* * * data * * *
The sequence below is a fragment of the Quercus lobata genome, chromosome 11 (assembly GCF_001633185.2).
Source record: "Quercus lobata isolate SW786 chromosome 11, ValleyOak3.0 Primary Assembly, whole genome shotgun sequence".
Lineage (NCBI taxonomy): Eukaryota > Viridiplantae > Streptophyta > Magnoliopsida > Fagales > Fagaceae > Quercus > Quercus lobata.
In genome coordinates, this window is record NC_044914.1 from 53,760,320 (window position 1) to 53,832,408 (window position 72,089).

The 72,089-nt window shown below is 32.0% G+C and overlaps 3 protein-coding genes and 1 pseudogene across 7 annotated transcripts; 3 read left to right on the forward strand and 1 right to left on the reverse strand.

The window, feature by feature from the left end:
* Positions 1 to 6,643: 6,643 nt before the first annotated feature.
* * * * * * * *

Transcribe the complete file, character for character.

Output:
The sequence below is a fragment of the Quercus lobata genome, chromosome 11 (assembly GCF_001633185.2).
Source record: "Quercus lobata isolate SW786 chromosome 11, ValleyOak3.0 Primary Assembly, whole genome shotgun sequence".
Lineage (NCBI taxonomy): Eukaryota > Viridiplantae > Streptophyta > Magnoliopsida > Fagales > Fagaceae > Quercus > Quercus lobata.
In genome coordinates, this window is record NC_044914.1 from 53,760,320 (window position 1) to 53,832,408 (window position 72,089).

The 72,089-nt window shown below is 32.0% G+C and overlaps 3 protein-coding genes and 1 pseudogene across 7 annotated transcripts; 3 read left to right on the forward strand and 1 right to left on the reverse strand.

The window, feature by feature from the left end:
* Positions 1 to 6,643: 6,643 nt before the first annotated feature.